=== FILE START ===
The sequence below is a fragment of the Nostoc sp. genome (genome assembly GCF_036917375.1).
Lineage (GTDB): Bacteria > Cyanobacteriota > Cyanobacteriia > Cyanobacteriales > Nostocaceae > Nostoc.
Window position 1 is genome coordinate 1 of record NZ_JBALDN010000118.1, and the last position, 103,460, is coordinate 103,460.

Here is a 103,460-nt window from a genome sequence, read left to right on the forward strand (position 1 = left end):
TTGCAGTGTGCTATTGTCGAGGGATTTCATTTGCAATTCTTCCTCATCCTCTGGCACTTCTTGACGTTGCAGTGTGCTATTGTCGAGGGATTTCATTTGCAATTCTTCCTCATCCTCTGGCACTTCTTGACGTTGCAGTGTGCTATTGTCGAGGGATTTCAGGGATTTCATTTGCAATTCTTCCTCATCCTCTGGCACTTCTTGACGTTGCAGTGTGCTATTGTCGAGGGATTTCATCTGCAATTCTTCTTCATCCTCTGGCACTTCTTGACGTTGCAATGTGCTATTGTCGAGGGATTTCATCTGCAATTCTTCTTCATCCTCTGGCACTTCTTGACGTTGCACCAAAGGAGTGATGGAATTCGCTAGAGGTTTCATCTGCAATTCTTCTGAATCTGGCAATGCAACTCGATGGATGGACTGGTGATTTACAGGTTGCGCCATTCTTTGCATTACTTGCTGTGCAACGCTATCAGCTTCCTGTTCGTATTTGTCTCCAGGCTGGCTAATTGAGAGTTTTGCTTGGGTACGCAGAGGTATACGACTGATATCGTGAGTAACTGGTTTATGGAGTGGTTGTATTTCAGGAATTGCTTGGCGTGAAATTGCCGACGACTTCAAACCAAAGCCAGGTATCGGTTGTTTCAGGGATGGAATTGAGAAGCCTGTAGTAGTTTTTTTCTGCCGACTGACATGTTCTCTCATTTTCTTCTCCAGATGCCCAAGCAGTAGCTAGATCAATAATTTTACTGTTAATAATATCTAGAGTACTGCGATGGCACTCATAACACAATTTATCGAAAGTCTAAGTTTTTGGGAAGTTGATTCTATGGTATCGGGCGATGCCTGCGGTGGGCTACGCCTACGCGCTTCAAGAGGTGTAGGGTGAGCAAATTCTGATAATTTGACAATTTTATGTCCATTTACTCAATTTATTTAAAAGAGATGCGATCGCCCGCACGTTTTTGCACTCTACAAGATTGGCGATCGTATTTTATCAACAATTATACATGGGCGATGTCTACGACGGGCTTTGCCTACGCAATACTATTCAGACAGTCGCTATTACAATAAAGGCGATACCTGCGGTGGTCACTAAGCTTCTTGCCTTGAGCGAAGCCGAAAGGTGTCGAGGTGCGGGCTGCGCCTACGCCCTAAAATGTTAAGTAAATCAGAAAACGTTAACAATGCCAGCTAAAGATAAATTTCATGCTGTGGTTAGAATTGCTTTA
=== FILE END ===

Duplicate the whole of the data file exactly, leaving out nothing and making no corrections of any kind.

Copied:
The sequence below is a fragment of the Nostoc sp. genome (genome assembly GCF_036917375.1).
Lineage (GTDB): Bacteria > Cyanobacteriota > Cyanobacteriia > Cyanobacteriales > Nostocaceae > Nostoc.
Window position 1 is genome coordinate 1 of record NZ_JBALDN010000118.1, and the last position, 103,460, is coordinate 103,460.

Here is a 103,460-nt window from a genome sequence, read left to right on the forward strand (position 1 = left end):
TTGCAGTGTGCTATTGTCGAGGGATTTCATTTGCAATTCTTCCTCATCCTCTGGCACTTCTTGACGTTGCAGTGTGCTATTGTCGAGGGATTTCATTTGCAATTCTTCCTCATCCTCTGGCACTTCTTGACGTTGCAGTGTGCTATTGTCGAGGGATTTCAGGGATTTCATTTGCAATTCTTCCTCATCCTCTGGCACTTCTTGACGTTGCAGTGTGCTATTGTCGAGGGATTTCATCTGCAATTCTTCTTCATCCTCTGGCACTTCTTGACGTTGCAATGTGCTATTGTCGAGGGATTTCATCTGCAATTCTTCTTCATCCTCTGGCACTTCTTGACGTTGCACCAAAGGAGTGATGGAATTCGCTAGAGGTTTCATCTGCAATTCTTCTGAATCTGGCAATGCAACTCGATGGATGGACTGGTGATTTACAGGTTGCGCCATTCTTTGCATTACTTGCTGTGCAACGCTATCAGCTTCCTGTTCGTATTTGTCTCCAGGCTGGCTAATTGAGAGTTTTGCTTGGGTACGCAGAGGTATACGACTGATATCGTGAGTAACTGGTTTATGGAGTGGTTGTATTTCAGGAATTGCTTGGCGTGAAATTGCCGACGACTTCAAACCAAAGCCAGGTATCGGTTGTTTCAGGGATGGAATTGAGAAGCCTGTAGTAGTTTTTTTCTGCCGACTGACATGTTCTCTCATTTTCTTCTCCAGATGCCCAAGCAGTAGCTAGATCAATAATTTTACTGTTAATAATATCTAGAGTACTGCGATGGCACTCATAACACAATTTATCGAAAGTCTAAGTTTTTGGGAAGTTGATTCTATGGTATCGGGCGATGCCTGCGGTGGGCTACGCCTACGCGCTTCAAGAGGTGTAGGGTGAGCAAATTCTGATAATTTGACAATTTTATGTCCATTTACTCAATTTATTTAAAAGAGATGCGATCGCCCGCACGTTTTTGCACTCTACAAGATTGGCGATCGTATTTTATCAACAATTATACATGGGCGATGTCTACGACGGGCTTTGCCTACGCAATACTATTCAGACAGTCGCTATTACAATAAAGGCGATACCTGCGGTGGTCACTAAGCTTCTTGCCTTGAGCGAAGCCGAAAGGTGTCGAGGTGCGGGCTGCGCCTACGCCCTAAAATGTTAAGTAAATCAGAAAACGTTAACAATGCCAGCTAAAGATAAATTTCATGCTGTGGTTAGAATTGCTTTA